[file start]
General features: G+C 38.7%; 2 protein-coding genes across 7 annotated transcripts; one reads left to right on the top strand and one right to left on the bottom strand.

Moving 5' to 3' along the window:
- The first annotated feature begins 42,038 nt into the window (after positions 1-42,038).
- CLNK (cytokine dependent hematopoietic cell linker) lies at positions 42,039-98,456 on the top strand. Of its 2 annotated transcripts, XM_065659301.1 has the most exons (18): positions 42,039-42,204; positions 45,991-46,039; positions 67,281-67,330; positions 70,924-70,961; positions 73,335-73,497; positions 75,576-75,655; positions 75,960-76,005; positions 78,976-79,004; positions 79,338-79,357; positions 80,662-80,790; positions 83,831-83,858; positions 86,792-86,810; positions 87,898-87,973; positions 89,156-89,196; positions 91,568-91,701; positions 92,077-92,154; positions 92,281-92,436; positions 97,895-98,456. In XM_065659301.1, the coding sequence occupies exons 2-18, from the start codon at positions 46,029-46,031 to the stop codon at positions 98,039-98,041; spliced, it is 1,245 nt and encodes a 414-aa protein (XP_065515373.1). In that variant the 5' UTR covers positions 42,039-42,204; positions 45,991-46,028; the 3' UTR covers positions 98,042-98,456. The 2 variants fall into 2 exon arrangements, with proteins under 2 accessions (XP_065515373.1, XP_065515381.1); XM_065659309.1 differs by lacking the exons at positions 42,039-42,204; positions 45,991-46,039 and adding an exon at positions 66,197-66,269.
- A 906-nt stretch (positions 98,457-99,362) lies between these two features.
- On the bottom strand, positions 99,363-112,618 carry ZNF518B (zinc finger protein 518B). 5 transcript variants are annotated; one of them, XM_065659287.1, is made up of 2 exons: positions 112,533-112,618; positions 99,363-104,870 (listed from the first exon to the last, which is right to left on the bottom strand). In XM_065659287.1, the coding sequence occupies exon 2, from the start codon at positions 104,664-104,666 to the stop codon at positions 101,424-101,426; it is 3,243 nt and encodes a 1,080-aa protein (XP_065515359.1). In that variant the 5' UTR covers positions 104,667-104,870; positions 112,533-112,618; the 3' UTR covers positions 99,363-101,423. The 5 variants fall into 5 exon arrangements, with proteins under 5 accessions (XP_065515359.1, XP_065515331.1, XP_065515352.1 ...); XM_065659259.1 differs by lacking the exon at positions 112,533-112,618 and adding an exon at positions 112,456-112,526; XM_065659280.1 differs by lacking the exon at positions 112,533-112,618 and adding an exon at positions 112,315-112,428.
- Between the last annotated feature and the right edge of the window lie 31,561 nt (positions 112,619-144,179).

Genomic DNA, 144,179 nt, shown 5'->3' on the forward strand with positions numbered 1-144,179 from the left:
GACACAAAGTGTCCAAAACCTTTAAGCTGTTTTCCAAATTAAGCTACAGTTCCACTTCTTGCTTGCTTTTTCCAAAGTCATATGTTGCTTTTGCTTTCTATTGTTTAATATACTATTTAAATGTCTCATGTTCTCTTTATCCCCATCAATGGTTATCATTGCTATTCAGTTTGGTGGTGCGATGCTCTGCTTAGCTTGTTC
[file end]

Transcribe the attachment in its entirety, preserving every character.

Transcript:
General features: G+C 38.7%; 2 protein-coding genes across 7 annotated transcripts; one reads left to right on the top strand and one right to left on the bottom strand.

Moving 5' to 3' along the window:
- The first annotated feature begins 42,038 nt into the window (after positions 1-42,038).
- CLNK (cytokine dependent hematopoietic cell linker) lies at positions 42,039-98,456 on the top strand. Of its 2 annotated transcripts, XM_065659301.1 has the most exons (18): positions 42,039-42,204; positions 45,991-46,039; positions 67,281-67,330; positions 70,924-70,961; positions 73,335-73,497; positions 75,576-75,655; positions 75,960-76,005; positions 78,976-79,004; positions 79,338-79,357; positions 80,662-80,790; positions 83,831-83,858; positions 86,792-86,810; positions 87,898-87,973; positions 89,156-89,196; positions 91,568-91,701; positions 92,077-92,154; positions 92,281-92,436; positions 97,895-98,456. In XM_065659301.1, the coding sequence occupies exons 2-18, from the start codon at positions 46,029-46,031 to the stop codon at positions 98,039-98,041; spliced, it is 1,245 nt and encodes a 414-aa protein (XP_065515373.1). In that variant the 5' UTR covers positions 42,039-42,204; positions 45,991-46,028; the 3' UTR covers positions 98,042-98,456. The 2 variants fall into 2 exon arrangements, with proteins under 2 accessions (XP_065515373.1, XP_065515381.1); XM_065659309.1 differs by lacking the exons at positions 42,039-42,204; positions 45,991-46,039 and adding an exon at positions 66,197-66,269.
- A 906-nt stretch (positions 98,457-99,362) lies between these two features.
- On the bottom strand, positions 99,363-112,618 carry ZNF518B (zinc finger protein 518B). 5 transcript variants are annotated; one of them, XM_065659287.1, is made up of 2 exons: positions 112,533-112,618; positions 99,363-104,870 (listed from the first exon to the last, which is right to left on the bottom strand). In XM_065659287.1, the coding sequence occupies exon 2, from the start codon at positions 104,664-104,666 to the stop codon at positions 101,424-101,426; it is 3,243 nt and encodes a 1,080-aa protein (XP_065515359.1). In that variant the 5' UTR covers positions 104,667-104,870; positions 112,533-112,618; the 3' UTR covers positions 99,363-101,423. The 5 variants fall into 5 exon arrangements, with proteins under 5 accessions (XP_065515359.1, XP_065515331.1, XP_065515352.1 ...); XM_065659259.1 differs by lacking the exon at positions 112,533-112,618 and adding an exon at positions 112,456-112,526; XM_065659280.1 differs by lacking the exon at positions 112,533-112,618 and adding an exon at positions 112,315-112,428.
- Between the last annotated feature and the right edge of the window lie 31,561 nt (positions 112,619-144,179).

Genomic DNA, 144,179 nt, shown 5'->3' on the forward strand with positions numbered 1-144,179 from the left:
GACACAAAGTGTCCAAAACCTTTAAGCTGTTTTCCAAATTAAGCTACAGTTCCACTTCTTGCTTGCTTTTTCCAAAGTCATATGTTGCTTTTGCTTTCTATTGTTTAATATACTATTTAAATGTCTCATGTTCTCTTTATCCCCATCAATGGTTATCATTGCTATTCAGTTTGGTGGTGCGATGCTCTGCTTAGCTTGTTC